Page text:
Books for beginning readers

Discussion in 'The Book Rack' started by bdcochran, Oct 14, 2018.

  1. bdcochran

    bdcochran

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    My nieces/nephews have 6 kids about reading age. Because I buy used books for myself from ebay/thriftbooks/amazon, I decided to look for beginning books. I was shocked at the low prices, delivered - like 45 books for $60, 20 Golden Books for $18. I was at a class yesterday at library and bought a pile for $1 each. I think I bought 175 books, including large books (still $1 each).
     
  2. KWalrad

    KWalrad No Wire Hangers!

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    Yard sales are another option for good finds. It does take patience though.
     

  3. DWARREN123

    DWARREN123 Grumpy Old Guy

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    Most people do not read books any more. You have E-Books and the internet plus TV.
    I think the written word is slowly disappearing.
     
  4. bdcochran

    bdcochran

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    Maybe.

    Some comments on literacy follow.

    I had thought that when the printing press came into existence that the literacy rate soared immediately. My research indicates that it remained low for generations. The number of books soared.

    The literacy rate for England didn't bump up until mandatory education came into existence around 1900.

    I have known native born Americans who could not read or write. The problem in Los Angeles persists culturally and I will explain. This is not only my observation, but also that of a phd. who taught/teaches in LAUSD Spanish. In east LA, the kids reach school speaking perfect Spanish. They cannot read. Mostly, mom is a stay at home mom and is illiterate. The local junior high school in my neighborhood (I repeat, junior high) has a 1/3 dropout rate because the kids just never learned to read and my neighborhood has a transient population. You don't need to be able to read and write in the culture because kids get jobs in the family business. Example - I have a American acquaintance of Mexican heritage in his 80s whose parents lived in LA and were quite wealthy. Personally, he owns a house in Santa Monica that is worth over $2 million. Of his own 5 kids, only one graduated high school. Why? They all worked in dad's business and education was not valued.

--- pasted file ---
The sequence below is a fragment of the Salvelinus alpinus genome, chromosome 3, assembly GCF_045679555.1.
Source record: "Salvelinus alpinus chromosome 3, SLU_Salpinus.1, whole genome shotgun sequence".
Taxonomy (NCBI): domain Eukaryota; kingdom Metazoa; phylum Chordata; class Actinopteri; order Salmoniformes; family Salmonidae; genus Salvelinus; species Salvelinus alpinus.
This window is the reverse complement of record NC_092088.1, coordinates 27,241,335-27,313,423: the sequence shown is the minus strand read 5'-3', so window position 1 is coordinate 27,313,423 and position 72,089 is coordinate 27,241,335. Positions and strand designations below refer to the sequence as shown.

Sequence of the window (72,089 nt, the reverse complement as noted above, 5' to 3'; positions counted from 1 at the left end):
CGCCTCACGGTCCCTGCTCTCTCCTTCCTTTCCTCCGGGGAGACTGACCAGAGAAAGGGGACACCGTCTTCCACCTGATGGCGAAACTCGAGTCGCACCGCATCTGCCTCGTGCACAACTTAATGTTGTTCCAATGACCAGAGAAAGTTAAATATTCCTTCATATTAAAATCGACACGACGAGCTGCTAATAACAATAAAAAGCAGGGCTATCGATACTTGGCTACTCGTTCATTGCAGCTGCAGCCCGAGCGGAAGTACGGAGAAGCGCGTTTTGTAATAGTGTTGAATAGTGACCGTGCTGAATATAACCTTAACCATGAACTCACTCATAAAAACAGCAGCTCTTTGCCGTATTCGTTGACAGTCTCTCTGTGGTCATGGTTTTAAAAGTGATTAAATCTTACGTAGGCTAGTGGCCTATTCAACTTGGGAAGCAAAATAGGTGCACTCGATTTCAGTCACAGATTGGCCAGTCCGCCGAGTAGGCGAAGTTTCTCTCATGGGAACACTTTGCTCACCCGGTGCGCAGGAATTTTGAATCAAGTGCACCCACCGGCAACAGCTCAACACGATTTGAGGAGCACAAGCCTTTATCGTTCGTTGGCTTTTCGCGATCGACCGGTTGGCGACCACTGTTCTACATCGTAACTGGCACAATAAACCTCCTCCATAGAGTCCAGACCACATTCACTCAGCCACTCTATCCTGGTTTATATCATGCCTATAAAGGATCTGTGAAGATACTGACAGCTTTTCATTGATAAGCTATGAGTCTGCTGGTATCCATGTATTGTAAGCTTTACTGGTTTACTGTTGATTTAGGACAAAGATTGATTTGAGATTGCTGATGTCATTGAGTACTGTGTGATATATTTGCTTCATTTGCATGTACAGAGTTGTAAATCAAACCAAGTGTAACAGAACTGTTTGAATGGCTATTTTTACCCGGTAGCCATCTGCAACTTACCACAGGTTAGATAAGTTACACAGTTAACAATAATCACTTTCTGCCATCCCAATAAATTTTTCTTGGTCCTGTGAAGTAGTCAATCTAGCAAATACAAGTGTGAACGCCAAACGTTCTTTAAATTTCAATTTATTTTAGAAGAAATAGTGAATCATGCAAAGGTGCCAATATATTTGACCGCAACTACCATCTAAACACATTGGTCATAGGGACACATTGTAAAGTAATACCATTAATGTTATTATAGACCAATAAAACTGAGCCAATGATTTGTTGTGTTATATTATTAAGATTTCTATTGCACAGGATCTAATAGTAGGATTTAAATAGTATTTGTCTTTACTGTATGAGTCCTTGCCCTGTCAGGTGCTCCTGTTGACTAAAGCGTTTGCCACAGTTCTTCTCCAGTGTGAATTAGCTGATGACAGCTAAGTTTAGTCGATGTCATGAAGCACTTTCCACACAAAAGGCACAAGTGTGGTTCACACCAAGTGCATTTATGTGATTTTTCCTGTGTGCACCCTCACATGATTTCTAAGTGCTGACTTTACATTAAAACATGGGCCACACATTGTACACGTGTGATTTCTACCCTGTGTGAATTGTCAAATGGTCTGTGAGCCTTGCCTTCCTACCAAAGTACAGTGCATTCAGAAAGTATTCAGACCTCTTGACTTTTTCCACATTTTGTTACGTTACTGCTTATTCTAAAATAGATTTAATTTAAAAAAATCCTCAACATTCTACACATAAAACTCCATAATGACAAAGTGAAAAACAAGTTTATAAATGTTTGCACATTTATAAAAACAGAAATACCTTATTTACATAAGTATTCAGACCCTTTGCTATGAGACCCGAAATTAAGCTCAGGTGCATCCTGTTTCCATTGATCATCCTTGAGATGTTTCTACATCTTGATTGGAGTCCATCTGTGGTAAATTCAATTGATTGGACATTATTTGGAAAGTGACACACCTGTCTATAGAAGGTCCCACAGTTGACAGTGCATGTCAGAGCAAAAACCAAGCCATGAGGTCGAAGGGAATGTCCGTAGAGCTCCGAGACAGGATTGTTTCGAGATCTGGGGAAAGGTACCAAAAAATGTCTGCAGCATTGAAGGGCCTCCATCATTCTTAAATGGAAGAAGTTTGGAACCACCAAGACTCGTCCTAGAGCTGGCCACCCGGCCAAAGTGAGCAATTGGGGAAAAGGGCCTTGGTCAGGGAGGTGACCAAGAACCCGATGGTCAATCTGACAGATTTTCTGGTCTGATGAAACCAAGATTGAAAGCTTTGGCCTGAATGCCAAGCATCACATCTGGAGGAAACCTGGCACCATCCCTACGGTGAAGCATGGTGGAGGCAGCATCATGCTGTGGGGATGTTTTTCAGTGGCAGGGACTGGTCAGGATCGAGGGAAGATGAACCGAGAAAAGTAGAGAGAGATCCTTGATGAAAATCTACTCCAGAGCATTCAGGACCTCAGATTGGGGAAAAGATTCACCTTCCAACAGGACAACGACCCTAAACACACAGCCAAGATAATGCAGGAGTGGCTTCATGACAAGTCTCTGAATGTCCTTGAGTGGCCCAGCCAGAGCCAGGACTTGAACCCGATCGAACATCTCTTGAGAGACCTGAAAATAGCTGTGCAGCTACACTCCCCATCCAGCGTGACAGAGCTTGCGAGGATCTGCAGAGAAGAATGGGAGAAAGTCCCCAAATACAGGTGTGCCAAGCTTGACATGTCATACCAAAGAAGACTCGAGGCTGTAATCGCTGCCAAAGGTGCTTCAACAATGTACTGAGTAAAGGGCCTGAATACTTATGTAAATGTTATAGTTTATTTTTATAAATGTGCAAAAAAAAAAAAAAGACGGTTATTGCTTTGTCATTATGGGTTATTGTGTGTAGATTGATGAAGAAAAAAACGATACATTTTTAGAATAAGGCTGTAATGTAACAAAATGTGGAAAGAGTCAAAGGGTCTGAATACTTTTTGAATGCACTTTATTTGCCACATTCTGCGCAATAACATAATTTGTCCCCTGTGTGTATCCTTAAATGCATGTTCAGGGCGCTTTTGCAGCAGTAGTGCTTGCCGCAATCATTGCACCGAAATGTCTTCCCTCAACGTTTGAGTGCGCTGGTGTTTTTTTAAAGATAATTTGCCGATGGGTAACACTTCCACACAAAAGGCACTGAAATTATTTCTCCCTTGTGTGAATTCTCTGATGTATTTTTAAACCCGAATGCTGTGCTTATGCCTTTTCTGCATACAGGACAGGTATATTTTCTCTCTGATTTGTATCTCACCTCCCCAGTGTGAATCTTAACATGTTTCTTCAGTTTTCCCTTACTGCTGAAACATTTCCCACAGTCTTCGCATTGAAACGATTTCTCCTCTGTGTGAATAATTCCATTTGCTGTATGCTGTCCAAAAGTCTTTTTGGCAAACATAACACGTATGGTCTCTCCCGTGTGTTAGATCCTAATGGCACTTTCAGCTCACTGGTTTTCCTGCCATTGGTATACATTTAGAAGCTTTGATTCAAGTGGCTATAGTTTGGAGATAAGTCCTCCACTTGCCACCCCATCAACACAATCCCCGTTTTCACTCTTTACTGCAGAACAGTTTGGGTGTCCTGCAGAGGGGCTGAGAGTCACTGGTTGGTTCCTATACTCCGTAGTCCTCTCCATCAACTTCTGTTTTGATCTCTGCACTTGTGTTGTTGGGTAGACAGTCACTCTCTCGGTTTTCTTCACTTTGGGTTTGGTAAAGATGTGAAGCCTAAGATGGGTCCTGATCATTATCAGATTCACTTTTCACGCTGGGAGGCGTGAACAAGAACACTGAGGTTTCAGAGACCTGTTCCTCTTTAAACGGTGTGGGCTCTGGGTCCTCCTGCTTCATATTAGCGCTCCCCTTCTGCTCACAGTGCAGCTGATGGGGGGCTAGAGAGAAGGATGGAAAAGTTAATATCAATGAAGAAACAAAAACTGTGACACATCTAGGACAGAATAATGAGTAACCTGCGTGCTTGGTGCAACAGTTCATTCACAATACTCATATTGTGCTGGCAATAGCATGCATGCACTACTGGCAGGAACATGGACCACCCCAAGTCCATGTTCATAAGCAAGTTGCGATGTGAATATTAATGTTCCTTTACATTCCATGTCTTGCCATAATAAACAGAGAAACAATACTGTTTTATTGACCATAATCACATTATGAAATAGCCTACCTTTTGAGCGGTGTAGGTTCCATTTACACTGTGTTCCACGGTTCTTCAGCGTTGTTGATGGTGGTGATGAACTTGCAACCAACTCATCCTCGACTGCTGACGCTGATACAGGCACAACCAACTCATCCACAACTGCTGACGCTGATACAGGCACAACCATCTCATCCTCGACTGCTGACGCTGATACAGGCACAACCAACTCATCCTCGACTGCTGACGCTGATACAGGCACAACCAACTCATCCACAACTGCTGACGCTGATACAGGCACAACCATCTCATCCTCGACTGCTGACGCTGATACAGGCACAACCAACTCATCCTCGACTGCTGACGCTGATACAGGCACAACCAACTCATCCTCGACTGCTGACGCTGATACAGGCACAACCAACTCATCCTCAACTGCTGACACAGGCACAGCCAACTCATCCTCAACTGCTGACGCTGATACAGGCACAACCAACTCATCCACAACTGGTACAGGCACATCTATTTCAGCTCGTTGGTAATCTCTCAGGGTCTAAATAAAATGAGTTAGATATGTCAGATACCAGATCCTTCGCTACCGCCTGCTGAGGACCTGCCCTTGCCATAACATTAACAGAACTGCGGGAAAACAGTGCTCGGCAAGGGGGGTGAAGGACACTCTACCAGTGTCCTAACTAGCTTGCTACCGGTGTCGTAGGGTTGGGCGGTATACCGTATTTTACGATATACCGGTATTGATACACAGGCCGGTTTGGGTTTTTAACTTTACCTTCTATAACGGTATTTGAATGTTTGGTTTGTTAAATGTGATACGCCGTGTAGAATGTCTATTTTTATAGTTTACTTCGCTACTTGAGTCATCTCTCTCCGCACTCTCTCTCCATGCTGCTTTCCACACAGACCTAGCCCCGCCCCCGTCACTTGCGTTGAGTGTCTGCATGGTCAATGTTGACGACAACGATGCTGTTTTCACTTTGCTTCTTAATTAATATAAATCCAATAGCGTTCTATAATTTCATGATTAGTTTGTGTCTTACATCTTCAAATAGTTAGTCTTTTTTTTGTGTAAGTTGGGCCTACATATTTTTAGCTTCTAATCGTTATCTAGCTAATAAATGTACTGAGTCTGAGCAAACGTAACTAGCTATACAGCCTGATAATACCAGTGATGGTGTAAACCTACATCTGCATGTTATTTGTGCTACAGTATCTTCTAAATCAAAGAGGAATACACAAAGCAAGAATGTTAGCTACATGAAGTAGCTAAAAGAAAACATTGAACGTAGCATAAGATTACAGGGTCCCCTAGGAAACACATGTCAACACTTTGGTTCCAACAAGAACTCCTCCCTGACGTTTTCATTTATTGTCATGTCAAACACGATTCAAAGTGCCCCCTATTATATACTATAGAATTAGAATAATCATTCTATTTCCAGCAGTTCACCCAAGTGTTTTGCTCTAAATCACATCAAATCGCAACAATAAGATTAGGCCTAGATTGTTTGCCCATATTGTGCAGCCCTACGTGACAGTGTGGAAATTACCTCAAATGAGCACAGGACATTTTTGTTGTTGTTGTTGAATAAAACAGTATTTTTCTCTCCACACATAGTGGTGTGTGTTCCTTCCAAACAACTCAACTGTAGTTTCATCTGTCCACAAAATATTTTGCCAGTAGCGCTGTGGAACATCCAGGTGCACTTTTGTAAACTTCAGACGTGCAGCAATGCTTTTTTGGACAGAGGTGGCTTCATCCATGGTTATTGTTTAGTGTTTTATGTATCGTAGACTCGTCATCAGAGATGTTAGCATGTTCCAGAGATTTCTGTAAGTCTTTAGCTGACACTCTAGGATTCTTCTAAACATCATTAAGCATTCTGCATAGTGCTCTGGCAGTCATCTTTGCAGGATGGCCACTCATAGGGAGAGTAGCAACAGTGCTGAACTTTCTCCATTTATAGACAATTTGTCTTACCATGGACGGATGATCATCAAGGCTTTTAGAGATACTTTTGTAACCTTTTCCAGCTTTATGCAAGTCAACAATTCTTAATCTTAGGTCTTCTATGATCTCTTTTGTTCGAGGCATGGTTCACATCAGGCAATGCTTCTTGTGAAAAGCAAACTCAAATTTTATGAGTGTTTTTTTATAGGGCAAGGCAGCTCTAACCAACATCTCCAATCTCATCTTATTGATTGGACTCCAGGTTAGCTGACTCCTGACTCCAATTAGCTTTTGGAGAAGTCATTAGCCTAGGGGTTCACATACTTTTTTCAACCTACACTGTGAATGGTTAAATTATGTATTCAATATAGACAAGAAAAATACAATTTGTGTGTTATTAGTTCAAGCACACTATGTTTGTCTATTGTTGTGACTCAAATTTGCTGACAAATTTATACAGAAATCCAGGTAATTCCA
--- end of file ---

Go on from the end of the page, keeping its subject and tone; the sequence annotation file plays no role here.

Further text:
5. teeuu

    teeuu Silver Member

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    One book I've never seen mentioned for beginning readers is The Old Man and the Sea by Hemingway. It's like he wrote it on a bar bet. The entire story is told with very short words, sentences, and paragraphs. It was assigned reading in a journalism class I took, to show how a magnificent story can be told even using the simplest language.
     
  6. bdcochran

    bdcochran

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    Correct.
     
  7. bdcochran

    bdcochran

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    I have a 14 year old nephew, raised by grandparents in another country for unfortunate reasons not related. Grandparents died. Well, he is back in the US. I know that English is not his first language. Sent some money for his "home coming". I also reflected on what books to buy for a 14 year old going through a change in language/culture/life. Sent him used 20,000 Leagues under the Sea, Three Musketeers (which I have in French), The Count of Monte Cristo (also which I have in French) in English.

    As he goes through this hard transition, I hope that the books help.
     
  8. Fatboy2001

    Fatboy2001

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    Old Man in the Sea is O.K. But when I was fourteen I liked Mickey Spillane, Ian Fleming, Sir Arthur Conan Doyle and of course, Playboy. :supergrin:

    One of my favorite H.S. teachers said, "I care more that you read and less about what you read."
    Good teech.
     
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  9. bdcochran

    bdcochran

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    Learned that the niece's daughter outside Boston is 7 years old. Sent three used Pipi Longstocking books. Scandinavian based. Was also a series of movies a number of years ago.
     
  10. Borg Warner

    Borg Warner

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    Those are all good books, and are ones that I read in the 6th and seventh grade along with White fang, Call of the wild, and The Jungle Book by Rudyard Kipling. I picked all those books out from the library based on the titles. No one told me that they were classic literature. While I was still in elementary school, my dad seeing how much I liked reading comic books (superman) bought me a beautiful hardbound illstrated copy of Gulliver's Travels which I would highly recommend.

    If your nephew is fluent in French, reading The Count of Monte Cristo in both english an French will help h9im with his English. otherwise he might have trouble reading in English at first and som simpler reading might be in order. James Patterson, the crime novel writer has a series of "Children's" books that are geard towards middle school students. The one that I'm most familiar with and would recommend is "The Dog Dairies".

    https://www.kirkusreviews.com/book-reviews/james-patterson/dog-diaries-patterson/
     
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